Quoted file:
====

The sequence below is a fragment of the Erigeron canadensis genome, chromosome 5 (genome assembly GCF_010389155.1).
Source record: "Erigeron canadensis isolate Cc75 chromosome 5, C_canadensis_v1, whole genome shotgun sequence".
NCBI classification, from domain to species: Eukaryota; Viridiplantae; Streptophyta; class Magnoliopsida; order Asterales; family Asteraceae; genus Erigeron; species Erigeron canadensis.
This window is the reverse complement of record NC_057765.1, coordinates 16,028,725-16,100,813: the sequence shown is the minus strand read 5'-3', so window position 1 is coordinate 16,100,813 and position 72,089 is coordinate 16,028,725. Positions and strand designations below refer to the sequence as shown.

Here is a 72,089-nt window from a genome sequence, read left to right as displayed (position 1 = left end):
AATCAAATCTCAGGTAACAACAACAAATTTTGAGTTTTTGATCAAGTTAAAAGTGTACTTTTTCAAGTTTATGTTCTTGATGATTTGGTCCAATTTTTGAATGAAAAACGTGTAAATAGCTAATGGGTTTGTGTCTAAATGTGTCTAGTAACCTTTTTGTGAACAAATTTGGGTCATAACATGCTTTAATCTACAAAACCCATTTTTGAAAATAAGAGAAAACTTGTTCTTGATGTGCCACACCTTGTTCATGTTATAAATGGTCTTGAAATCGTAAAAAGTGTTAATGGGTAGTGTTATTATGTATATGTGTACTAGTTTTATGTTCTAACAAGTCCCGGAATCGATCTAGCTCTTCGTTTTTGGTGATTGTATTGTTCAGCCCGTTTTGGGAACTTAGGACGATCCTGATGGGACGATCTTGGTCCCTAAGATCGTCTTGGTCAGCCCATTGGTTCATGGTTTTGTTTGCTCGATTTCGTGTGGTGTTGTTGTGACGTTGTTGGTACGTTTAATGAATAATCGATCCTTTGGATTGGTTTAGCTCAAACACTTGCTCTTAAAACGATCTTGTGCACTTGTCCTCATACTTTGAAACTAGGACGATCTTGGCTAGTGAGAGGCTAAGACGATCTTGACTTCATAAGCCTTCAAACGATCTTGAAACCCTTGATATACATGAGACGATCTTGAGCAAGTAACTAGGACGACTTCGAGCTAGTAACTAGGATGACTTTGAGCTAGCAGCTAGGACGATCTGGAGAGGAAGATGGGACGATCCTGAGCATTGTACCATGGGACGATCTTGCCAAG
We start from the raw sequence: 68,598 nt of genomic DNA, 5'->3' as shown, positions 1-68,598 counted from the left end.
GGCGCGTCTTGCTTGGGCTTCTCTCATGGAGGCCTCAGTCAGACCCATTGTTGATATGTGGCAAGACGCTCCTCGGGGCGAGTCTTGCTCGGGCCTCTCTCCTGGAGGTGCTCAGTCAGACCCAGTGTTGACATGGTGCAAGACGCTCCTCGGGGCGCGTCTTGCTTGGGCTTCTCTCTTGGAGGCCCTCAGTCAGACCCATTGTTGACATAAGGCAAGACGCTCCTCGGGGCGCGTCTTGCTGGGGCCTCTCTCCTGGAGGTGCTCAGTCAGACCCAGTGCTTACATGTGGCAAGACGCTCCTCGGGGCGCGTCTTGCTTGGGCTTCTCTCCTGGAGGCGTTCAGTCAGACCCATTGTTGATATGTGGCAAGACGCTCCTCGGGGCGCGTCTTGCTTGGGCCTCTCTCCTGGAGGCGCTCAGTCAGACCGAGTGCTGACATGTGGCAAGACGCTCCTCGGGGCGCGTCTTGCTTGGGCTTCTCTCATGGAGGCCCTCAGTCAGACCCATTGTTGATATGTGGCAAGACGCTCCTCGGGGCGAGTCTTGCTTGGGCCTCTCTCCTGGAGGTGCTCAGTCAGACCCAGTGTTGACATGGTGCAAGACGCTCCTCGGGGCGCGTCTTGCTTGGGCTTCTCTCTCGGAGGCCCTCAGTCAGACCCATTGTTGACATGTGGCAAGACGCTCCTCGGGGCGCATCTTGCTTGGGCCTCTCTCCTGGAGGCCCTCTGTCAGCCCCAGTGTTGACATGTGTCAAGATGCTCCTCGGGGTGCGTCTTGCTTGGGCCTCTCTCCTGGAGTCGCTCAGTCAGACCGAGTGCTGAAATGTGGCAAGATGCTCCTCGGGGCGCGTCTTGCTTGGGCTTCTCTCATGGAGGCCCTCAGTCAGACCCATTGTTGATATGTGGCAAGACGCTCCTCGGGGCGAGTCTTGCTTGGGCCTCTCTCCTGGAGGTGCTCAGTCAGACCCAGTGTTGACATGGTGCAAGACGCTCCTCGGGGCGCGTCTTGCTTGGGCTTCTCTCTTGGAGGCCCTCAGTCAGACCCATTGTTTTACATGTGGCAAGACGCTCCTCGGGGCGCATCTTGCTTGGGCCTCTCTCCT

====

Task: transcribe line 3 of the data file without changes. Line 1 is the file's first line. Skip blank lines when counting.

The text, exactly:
NCBI classification, from domain to species: Eukaryota; Viridiplantae; Streptophyta; class Magnoliopsida; order Asterales; family Asteraceae; genus Erigeron; species Erigeron canadensis.